Ag Chat with Bob Bosold - July 6

ALTOONA, Wis. (WEAU)- Today is the day China imposes tariffs on many U.S. products because of our tariffs on their steel and aluminum shipments to the U.S. And many agricultural products are the targets of those tariffs as the Chinese hope to hurt President Trump in farm country which is given a lot of the credit for his election in 2016. As of today the Chinese are cancelling orders for over 1 million metric tons of U.S. soybeans as well as putting higher tariffs on U.S. pork that are expected to cost the U.S. hog industry about $150 million in lost sales this year. As of today the total Chinese tariffs on U.S. pork imports will amount to 78% making our products 48% more expensive in China than for any other country that sells pork products to China. According to the U.S. Meat Export Federation, that could mean a loss of $9 per head for American hog producers.

When talks to renegotiate the North American Free Trade Agreement get re-started, Mexico will have a new chief negotiator. His name is Jesus Seade who said he and Mexico's new president support what Mexico has done in the talks so far. Seade also said he has some new ideas that could improve the deal for the U.S. without hurting Mexico. Those ideas he said are focused mainly on the auto industry issues in the talks that relate to wages for workers and the percent of car parts that have to originate in North America. He also said if the U.S. imposes tariffs on cars and trucks from Mexico he would lean toward retaliation and he said "corn seems to be a good place to start."

Are we in or are we out? That's the latest trade question as far as U.S. membership in the World Trade organization. President Trump has said he might get out of WTO unless they start treating the U.S. more fairly in trade decisions. Reports also say White House staff has drafted a bill that would let the president work around the Congress and the WTO that would give him the power to impose tariffs at different levels for different countries without any oversight from either of those 2 groups. But observers say a bill giving the president sole power to get out of the WTO or impose tariffs on his own has no chance of passing in Congress since members from both parties are getting more and more frustrated with his trade policies which they feel could cost them votes in the fall elections.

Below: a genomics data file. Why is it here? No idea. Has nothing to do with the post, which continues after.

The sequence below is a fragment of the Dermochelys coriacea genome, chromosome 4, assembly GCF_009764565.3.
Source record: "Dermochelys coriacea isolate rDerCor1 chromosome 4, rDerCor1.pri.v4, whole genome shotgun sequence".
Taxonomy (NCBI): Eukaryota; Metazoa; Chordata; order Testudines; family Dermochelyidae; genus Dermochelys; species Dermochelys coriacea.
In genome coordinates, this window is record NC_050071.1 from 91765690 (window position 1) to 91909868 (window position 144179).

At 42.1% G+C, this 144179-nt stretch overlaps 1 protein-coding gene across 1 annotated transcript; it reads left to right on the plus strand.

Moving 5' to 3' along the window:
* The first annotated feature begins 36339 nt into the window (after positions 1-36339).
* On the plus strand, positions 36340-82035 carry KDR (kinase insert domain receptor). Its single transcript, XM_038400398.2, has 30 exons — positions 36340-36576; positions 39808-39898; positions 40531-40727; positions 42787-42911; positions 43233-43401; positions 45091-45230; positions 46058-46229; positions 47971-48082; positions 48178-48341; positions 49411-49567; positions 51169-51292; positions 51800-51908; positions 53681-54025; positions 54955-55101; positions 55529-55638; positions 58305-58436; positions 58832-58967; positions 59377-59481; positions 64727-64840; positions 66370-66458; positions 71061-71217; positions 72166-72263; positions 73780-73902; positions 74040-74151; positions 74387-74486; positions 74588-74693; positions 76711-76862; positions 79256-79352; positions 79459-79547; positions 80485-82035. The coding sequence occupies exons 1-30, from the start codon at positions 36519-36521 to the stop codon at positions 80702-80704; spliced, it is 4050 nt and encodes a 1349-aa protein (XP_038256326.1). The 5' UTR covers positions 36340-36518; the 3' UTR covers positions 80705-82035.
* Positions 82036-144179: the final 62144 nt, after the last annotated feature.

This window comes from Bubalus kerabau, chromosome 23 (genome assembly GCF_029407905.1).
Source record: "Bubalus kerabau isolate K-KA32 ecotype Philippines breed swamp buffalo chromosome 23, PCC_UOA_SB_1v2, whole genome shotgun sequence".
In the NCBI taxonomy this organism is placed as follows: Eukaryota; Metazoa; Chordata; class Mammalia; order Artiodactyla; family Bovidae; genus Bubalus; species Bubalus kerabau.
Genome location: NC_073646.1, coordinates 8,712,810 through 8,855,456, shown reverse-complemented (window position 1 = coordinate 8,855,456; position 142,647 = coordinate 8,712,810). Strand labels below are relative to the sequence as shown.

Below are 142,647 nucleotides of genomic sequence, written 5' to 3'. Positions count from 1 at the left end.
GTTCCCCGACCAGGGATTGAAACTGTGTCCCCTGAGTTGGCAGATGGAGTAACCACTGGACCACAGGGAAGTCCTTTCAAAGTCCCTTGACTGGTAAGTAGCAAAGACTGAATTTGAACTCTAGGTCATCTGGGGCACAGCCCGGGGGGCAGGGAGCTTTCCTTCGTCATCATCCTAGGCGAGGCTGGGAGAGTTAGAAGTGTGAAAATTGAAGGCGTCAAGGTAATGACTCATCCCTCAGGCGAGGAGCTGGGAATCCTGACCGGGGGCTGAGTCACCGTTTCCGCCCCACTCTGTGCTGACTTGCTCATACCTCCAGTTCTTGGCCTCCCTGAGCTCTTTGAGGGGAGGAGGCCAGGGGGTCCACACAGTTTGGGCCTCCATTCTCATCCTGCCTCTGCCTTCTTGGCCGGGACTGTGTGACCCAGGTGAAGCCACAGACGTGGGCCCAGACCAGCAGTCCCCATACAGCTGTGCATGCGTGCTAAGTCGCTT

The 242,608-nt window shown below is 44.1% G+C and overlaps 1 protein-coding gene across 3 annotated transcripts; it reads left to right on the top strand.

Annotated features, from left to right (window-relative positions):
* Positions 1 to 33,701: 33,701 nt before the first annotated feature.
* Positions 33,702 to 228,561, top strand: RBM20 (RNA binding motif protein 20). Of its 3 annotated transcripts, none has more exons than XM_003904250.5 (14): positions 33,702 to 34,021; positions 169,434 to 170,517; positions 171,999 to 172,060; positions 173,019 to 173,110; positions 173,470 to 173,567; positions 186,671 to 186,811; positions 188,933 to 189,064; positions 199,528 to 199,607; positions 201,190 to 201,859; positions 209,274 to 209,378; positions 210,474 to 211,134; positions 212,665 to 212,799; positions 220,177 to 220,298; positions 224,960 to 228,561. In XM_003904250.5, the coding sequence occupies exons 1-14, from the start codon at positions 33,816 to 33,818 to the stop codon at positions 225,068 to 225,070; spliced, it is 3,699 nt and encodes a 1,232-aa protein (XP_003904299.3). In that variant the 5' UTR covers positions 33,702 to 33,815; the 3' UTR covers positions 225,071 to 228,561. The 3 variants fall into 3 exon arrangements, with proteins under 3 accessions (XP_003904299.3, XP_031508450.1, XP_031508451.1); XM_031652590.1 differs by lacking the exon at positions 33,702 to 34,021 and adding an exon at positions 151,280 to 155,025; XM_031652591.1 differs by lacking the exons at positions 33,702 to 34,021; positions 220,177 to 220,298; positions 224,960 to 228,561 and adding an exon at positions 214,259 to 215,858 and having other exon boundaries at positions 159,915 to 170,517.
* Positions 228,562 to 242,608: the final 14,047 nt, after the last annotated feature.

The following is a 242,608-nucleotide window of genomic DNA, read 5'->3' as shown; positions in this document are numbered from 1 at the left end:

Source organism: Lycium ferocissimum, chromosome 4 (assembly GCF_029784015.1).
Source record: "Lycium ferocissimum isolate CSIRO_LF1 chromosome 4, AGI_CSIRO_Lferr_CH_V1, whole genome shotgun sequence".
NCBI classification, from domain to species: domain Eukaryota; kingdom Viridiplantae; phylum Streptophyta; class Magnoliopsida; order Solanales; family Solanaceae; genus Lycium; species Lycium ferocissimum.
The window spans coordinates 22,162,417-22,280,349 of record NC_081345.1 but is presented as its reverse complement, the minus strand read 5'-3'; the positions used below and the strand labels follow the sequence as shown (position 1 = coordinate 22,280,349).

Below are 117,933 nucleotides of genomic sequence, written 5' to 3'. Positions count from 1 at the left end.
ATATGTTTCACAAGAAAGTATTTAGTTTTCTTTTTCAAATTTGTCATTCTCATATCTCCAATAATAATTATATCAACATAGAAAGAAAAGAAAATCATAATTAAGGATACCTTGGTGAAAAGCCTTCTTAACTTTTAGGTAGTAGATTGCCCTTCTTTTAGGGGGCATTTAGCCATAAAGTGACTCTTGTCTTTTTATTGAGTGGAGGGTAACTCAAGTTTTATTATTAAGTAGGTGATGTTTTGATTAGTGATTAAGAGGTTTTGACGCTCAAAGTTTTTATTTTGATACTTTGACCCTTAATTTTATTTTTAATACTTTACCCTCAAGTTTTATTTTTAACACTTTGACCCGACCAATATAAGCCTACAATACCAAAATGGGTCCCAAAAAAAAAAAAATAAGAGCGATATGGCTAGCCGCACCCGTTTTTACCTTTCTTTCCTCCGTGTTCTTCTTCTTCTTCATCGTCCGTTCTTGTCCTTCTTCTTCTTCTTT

But not all of our ag products are facing tariffs. Dairy products being exported through the Cooperatives Working Together program continue to move. This week that program is exporting almost 1.2 million pounds of Cheddar cheese and about 5.7 million pounds of whole milk powder to buyers in Asia, the Middle East and South America. So far this year that program has helped export over 40 million pounds of U.S. cheese, more than 11 million pounds of butter and 16 million pounds of whole milk powder to customers in 28 countries on 5 continents.

Embattled EPA Administrator Scott Pruitt resigned from that position yesterday. During his time in office, Pruitt has done things farmers both like and dislike. His most positive action, as far as farm country is concerned was his formal proposal just last Friday to do away with the Obama Administration's Waters of the USA rule.. But he also frustrated farmers with his actions on the Renewable Fuels Standards regarding biofuels as well as his granting of waivers to refiners so they could get out of blending ethanol into the gasoline supply, amounting to about 1 and a half billion gallons of ethanol not being used for the past couple of years. His top assistant Andrew Wheeler will take over at EPA today as acting Administrator.



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